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striped whipsnake, subadult, Canyon Mtns

mid May 08, striped whipsnake (Masticophis taeniatus), subadult, under rock, Canyon Mtns, Millard Co, UT

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yellowbelly racer, neonate, Wasatch Mtns

mid June 08, yellowbelly racer (Coluber constrictor mormon), neonate, under rock, Wasatch Mtns, Salt Lake Co, UT

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striped whipsnake, subadult, Canyon Mtns

late July 08, striped whipsnake (Masticophis taeniatus), subadult, Canyon Mtns, Millard Co, UT

The Canyon Mtns are a mountain range–along with the Stansbury Mtns, the Oquirrh Mtns and the Sheeprock/West Tintic Mtns–where both striped whipsnakes and yellowbelly racers share habitat.  I have personally found both species those four different places.  Within Utah, farther south and west of these ranges there seem only the whipsnakes, without the racers.  The habitats utilized and the likely prey species are similar for these two diurnal, big-eyed, fast-moving snake species.  What determines how the two species can share habitat together in a few ranges, and what restricts the range of racers farther southwest?

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great basin nightsnake, neonate, Canyon Mtns

late Sept 08, great basin nightsnake (Hypsiglena chlorophaea deserticola), neonate, moving on surface, Canyon Mtns, Millard Co, UT

Finding this little nightsnake here was a sort of surprise.  I don’t believe they had been documented in this range before, and I had never heard of anyone else seeing one there.  Just after the sun set, this tiny hatchling was out crawling on the surface of limestone rubble.

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wandering gartersnake, adult female, Sheeprock Mtns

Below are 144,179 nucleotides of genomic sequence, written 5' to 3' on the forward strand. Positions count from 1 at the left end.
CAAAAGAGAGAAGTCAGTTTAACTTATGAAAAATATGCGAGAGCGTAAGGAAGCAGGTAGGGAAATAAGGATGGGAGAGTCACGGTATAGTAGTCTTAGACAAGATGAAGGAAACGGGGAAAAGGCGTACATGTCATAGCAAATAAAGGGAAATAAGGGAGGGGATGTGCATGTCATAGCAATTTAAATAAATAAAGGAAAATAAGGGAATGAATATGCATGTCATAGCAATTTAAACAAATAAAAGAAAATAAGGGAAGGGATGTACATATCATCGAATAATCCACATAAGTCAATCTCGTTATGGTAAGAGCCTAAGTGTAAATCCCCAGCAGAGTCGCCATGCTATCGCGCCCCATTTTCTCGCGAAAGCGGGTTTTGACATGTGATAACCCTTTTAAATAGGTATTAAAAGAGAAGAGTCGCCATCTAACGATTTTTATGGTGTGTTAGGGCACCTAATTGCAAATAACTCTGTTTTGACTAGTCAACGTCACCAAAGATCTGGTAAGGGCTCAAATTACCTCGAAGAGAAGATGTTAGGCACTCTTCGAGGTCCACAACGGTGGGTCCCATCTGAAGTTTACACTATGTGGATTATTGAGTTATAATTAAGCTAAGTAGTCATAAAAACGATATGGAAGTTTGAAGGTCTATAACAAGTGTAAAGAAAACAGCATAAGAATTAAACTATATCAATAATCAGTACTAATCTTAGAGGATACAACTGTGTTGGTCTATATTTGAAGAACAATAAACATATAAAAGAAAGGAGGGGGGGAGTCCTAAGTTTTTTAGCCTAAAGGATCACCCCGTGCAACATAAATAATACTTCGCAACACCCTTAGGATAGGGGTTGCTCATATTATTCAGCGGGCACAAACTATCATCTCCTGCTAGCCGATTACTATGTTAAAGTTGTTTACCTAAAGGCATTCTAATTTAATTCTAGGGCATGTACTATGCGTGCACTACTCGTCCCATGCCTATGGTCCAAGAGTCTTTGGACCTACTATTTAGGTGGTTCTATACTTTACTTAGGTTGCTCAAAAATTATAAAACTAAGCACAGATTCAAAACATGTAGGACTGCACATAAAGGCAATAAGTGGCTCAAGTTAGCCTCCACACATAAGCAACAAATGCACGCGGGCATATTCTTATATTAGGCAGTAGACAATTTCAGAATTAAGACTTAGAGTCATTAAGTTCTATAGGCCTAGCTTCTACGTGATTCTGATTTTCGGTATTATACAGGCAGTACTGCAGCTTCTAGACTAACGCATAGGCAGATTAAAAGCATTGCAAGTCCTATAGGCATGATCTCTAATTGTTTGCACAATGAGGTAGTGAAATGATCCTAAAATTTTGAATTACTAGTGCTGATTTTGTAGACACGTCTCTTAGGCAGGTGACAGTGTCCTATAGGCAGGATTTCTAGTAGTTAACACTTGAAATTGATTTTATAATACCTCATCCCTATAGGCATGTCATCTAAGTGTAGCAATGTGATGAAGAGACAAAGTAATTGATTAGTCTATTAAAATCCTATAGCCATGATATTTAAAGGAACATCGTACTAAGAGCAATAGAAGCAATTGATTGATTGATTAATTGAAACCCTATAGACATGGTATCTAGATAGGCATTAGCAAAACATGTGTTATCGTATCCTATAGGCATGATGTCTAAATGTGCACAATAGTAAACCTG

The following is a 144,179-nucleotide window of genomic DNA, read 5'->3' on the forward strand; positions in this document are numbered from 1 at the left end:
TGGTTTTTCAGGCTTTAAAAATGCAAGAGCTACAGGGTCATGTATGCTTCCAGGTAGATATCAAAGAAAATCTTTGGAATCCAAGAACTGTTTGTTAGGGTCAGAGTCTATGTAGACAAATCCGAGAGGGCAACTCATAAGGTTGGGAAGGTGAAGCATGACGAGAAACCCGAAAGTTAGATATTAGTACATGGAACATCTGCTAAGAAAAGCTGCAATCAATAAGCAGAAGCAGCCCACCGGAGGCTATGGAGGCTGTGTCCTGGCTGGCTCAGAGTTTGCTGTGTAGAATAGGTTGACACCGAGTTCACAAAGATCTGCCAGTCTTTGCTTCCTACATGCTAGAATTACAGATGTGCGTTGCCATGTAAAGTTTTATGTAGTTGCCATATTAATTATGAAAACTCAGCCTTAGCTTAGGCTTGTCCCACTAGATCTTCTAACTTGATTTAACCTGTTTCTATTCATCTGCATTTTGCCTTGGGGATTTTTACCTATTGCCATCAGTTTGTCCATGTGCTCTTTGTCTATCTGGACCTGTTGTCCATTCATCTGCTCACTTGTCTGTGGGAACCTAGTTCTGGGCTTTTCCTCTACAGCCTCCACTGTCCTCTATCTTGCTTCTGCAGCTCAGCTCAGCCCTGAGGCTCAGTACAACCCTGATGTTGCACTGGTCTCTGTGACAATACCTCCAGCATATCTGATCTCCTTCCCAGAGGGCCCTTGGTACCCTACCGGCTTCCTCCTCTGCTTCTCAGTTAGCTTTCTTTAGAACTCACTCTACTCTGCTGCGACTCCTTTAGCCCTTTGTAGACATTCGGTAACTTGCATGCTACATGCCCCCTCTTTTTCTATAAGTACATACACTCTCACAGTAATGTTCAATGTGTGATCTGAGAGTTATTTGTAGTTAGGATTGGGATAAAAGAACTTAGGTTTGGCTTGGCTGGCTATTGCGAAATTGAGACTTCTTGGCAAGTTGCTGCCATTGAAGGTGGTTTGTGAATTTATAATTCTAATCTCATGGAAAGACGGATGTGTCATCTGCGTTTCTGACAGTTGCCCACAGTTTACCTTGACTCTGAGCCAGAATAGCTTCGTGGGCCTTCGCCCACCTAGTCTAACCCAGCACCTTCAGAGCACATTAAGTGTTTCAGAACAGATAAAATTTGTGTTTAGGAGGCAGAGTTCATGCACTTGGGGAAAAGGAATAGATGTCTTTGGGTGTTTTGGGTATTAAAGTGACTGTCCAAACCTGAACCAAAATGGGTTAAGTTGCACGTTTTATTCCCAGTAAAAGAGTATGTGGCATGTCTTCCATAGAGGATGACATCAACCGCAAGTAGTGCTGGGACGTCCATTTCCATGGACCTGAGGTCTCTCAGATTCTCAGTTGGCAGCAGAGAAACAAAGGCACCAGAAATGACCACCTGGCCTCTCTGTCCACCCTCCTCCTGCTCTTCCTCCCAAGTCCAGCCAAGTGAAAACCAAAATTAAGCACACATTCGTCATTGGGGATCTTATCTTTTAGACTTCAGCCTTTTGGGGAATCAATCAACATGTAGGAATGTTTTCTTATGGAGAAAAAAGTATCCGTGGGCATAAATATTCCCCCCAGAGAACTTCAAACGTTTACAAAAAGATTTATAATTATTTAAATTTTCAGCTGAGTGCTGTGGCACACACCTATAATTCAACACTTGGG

mid May 09, wandering gartersnake (Thamnophis elegans vagrans), adult female, before eating sagebrush liz, Sheeprock Mtns, Tooele Co, UT

The two photos below I included earlier in a lizards’ post, but I will repost them here.  The gartersnake above and in the two below is the same specimen.  She seemed thinner than most I see of her length.  When she was not energetic enough to flee like usual after I photographed her, I decided to offer her a freshly captured sagebrush lizard.  She gladly accepted.

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sagebrush liz caught by wandering gartersnake, Sheeprock Mtns

mid May 09, sagebrush liz (Sceloporus graciosus), subadult, caught by wandering gartersnake (Thamnophis elegans vagrans), female, Sheeprock Mtns, Tooele Co, UT

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sagebrush liz inside wandering gartersnake, Sheeprock Mtns

mid May 09, sagebrush liz (Sceloporus graciosus), subadult, inside wandering gartersnake (Thamnophis elegans vagrans), female, Sheeprock Mtns, Tooele Co, UT

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striped whipsnake, adult as found, S Snake Range

late May 09, striped whipsnake (Masticophis taeniatus), adult as found, South Snake Range, White Pine Co, NV

This is really a photo of the habitat, although the outstretched snake is visible in the lower center.  Below is different photo of same specimen above.

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striped whipsnake, adult, South Snake Range

late May 09, striped whipsnake (Masticophis taeniatus), adult, South Snake Range, White Pine Co, NV

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great basin gophersnake, gravid female, Canyon Mtns

late June 09, great basin gophersnake (Pituophis catenifer deserticola), gravid female, Canyon Mtns, Millard Co, UT

The well-developed eggs could be clearly felt inside this ~76-cm-long female, that was basking on a sun-warmed rocky area above 6,500 ft on a partly cloudy morning.  Air temperature was 70F and the rock substrate was 75F.

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wandering gartersnake, neonate, Canyon Mtns

early Sept 09, wandering gartersnake (Thamnophis elegans vagrans), neonate, on dirt road, Canyon Mtns, Millard Co, UT

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wandering gartersnake, adult, Canyon Mtns

early Sept 09, wandering gartersnake (Thamnophis elegans vagrans), adult, on dirt road, Canyon Mtns, Millard Co, UT